Arvind Kejriwal, winner of the Ramon Magsaysay award, who was instrumental in the enforcement of the RTI Act, speeks about the Act and the progress made in the last two years.

The RTI or Right To Information Act is said to be one of the greatest successes of Indian democracy. This Act enables the common man to inspect any public work and gives him the right to take a sample of the work. Two years after its implementation, the Act is still mired in bureaucratic wrangling and its benefits haven’t fully reached the common man.

Arvind Kejriwal, winner of the Ramon Magsaysay award, who was instrumental in the enforcement of the RTI Act, was in Bangalore recently. He spoke to G Manjusainath of Deccan Herald about the Act and the progress made in the last two years. Excerpts:

What is the status of RTI Act today?
The soul of this Act is the provision to impose penalties on Public Information Officers (PIOs) failing to provide information within 30 days of receiving the request. Information commissions are failing to impose fines on the PIOs and so there’s a feeling among most of them that they need not be afraid of the RTI Act. Moreover, barring a few states the appellate process is failing.

What steps are you taking to make sure that the Act is fully and properly enforced?
One of the things we do is to meet with the information commissioners frequently and find out ways of clearing away the growing number of unsolved cases. Recently, we met 16 of them.

There is talk in the officialdom that the RTI Act has become a new tool in the hands of blackmailers. What do you think?

I have heard about it, but should we blame the Act for it? Is it not the officers’ fault for having invited blackmailing through their activities? If someone is blackmailed, it’s better that he/she approaches the police and lodges a complaint rather than keeping silent.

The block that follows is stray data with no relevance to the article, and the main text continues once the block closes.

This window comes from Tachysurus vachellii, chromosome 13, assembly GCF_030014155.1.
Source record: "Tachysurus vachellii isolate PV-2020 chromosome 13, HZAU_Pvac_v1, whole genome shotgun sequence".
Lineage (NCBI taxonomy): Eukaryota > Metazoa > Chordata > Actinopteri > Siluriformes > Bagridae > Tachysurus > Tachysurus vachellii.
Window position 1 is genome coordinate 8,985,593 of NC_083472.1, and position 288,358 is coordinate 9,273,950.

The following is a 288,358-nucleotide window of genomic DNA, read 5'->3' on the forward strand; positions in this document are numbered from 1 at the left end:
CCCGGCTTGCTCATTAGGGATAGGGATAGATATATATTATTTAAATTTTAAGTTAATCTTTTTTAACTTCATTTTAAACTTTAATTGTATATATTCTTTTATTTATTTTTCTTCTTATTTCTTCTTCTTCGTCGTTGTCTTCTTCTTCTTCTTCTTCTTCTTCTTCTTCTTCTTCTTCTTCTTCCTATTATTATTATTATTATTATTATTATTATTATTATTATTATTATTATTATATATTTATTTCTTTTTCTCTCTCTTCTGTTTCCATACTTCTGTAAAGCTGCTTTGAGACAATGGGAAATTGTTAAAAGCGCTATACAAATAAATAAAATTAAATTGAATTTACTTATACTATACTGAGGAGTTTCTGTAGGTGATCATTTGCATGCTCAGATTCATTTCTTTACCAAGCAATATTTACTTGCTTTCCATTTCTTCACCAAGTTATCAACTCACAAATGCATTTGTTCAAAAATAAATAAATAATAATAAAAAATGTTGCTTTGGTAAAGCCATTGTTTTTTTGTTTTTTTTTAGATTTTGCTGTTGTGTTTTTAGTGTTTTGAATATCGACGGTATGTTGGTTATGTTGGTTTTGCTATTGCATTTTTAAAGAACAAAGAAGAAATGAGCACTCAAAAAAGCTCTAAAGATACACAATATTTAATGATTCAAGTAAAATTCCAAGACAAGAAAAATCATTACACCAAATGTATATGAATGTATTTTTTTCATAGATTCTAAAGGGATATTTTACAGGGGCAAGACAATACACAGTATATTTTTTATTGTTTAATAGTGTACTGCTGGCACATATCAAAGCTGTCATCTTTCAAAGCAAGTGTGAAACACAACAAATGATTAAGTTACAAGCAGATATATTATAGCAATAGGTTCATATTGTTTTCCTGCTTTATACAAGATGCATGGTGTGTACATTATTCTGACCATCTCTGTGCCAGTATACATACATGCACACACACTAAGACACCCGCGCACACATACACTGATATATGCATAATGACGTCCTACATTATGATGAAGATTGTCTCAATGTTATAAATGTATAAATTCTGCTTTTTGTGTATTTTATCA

While the Act says retired bureaucrats, judges and journalists can become information officers, don’t you think the commission is becoming a nest for retiring IAS officers?

It may be right to a certain extent, but in states where journalists are appointed to the job, they are doing a rotten job. Among bureaucrats, I feel R N Das in Gujarat and Vijay Kuvalekar in Pune are doing a tremendous job.

Do you think there is a need for another appellate authority at the Centre that can perhaps help in the implementation of the Act in a better way?

Another appellate authority at the Centre isn’t going to make a difference. When cases are getting piled up at the state level, and nothing has been done about it so far, what is the point in having one more authority? If that comes about, besides the state commission, cases will pile up there as well.

So, what do you think is the remedy?
There isn’t anything more effective than public pressure. When PIOs are allowed to walk free without fines, the public should raise their voice and expose those involved. At the same time, information commissioners must stop protecting PIOs and make sure that they get the penalty for failing in their duty.

What’s your feeling about the implementation of the RTI Act in Karnataka?
It’s good in some cases such as giving photocopies of exam papers. But again, commissioners are soft on PIOs, who don’t give information in 30 days. And they don’t impose fine for not doing so.

There is a general complaint that the 30-day time limit is too short to find the information and that the RTI Act has only halted work at offices. Do you think so?

This is a lame excuse. The 30-day period is quite sufficient and it doesn’t halt work at offices. Another common excuse given by the PIOs is that the file concerned is missing. They shouldn’t be allowed to go free for giving such excuses.

Deccan Herald - Commissions are failing to impose fine